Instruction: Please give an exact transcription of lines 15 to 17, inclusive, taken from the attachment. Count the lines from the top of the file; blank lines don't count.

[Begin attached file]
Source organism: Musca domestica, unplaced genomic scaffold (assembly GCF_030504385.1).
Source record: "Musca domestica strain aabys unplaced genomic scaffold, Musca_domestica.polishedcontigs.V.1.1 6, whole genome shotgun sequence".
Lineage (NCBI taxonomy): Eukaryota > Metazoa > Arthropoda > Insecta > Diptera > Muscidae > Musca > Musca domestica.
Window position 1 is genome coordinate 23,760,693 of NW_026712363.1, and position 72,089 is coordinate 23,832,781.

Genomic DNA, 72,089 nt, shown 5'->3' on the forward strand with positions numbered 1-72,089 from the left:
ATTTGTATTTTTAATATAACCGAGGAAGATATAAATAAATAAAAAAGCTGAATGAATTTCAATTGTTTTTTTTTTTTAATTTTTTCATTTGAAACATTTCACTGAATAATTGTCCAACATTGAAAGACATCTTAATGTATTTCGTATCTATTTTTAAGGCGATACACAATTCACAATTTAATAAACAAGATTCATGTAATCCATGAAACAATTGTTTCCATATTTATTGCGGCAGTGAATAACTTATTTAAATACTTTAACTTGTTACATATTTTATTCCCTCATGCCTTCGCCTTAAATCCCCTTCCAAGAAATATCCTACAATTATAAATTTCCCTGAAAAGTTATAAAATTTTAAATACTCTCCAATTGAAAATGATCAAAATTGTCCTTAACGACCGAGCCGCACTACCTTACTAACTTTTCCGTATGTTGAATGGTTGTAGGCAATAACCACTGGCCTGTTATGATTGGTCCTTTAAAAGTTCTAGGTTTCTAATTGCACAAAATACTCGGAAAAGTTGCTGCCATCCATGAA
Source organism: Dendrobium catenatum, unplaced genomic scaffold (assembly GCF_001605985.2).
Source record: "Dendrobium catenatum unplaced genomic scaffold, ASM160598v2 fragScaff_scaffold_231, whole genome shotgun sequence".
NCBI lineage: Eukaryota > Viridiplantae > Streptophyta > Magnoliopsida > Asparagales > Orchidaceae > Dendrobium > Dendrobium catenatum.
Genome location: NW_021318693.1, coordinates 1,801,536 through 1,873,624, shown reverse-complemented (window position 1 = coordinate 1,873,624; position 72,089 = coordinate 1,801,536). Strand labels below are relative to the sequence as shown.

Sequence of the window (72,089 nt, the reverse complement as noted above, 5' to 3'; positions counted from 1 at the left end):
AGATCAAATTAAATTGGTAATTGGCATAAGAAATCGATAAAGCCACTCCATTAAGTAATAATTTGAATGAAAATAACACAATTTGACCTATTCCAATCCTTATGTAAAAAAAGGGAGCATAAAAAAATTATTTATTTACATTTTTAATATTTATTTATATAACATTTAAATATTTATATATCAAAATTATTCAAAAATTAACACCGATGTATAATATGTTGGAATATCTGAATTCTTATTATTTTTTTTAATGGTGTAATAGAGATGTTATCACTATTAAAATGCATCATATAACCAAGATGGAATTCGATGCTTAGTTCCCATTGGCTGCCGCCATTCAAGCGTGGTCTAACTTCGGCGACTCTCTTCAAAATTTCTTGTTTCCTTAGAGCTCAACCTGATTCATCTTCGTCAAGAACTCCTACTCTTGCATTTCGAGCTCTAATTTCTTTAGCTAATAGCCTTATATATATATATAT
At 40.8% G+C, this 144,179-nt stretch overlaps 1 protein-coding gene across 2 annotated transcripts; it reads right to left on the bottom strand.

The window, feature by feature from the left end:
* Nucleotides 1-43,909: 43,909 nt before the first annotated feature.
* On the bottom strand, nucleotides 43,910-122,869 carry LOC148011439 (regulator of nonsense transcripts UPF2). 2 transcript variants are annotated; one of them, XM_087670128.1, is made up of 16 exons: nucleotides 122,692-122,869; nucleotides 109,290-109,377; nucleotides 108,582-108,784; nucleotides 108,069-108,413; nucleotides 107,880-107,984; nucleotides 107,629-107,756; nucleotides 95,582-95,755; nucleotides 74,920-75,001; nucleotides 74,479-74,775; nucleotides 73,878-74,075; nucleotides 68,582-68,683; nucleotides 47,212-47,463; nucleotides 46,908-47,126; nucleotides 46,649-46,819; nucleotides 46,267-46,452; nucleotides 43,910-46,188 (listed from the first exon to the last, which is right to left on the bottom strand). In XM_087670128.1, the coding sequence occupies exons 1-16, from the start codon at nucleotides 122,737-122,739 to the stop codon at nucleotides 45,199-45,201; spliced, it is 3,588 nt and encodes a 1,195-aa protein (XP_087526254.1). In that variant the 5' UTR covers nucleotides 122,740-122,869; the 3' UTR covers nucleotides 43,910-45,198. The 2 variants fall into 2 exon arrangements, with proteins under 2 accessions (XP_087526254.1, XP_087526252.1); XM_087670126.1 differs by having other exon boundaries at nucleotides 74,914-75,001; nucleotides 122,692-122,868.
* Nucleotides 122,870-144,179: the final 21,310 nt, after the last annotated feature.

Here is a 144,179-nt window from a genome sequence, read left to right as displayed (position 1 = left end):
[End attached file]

* Nucleotides 1-43,909: 43,909 nt before the first annotated feature.
* On the bottom strand, nucleotides 43,910-122,869 carry LOC148011439 (regulator of nonsense transcripts UPF2). 2 transcript variants are annotated; one of them, XM_087670128.1, is made up of 16 exons: nucleotides 122,692-122,869; nucleotides 109,290-109,377; nucleotides 108,582-108,784; nucleotides 108,069-108,413; nucleotides 107,880-107,984; nucleotides 107,629-107,756; nucleotides 95,582-95,755; nucleotides 74,920-75,001; nucleotides 74,479-74,775; nucleotides 73,878-74,075; nucleotides 68,582-68,683; nucleotides 47,212-47,463; nucleotides 46,908-47,126; nucleotides 46,649-46,819; nucleotides 46,267-46,452; nucleotides 43,910-46,188 (listed from the first exon to the last, which is right to left on the bottom strand). In XM_087670128.1, the coding sequence occupies exons 1-16, from the start codon at nucleotides 122,737-122,739 to the stop codon at nucleotides 45,199-45,201; spliced, it is 3,588 nt and encodes a 1,195-aa protein (XP_087526254.1). In that variant the 5' UTR covers nucleotides 122,740-122,869; the 3' UTR covers nucleotides 43,910-45,198. The 2 variants fall into 2 exon arrangements, with proteins under 2 accessions (XP_087526254.1, XP_087526252.1); XM_087670126.1 differs by having other exon boundaries at nucleotides 74,914-75,001; nucleotides 122,692-122,868.
* Nucleotides 122,870-144,179: the final 21,310 nt, after the last annotated feature.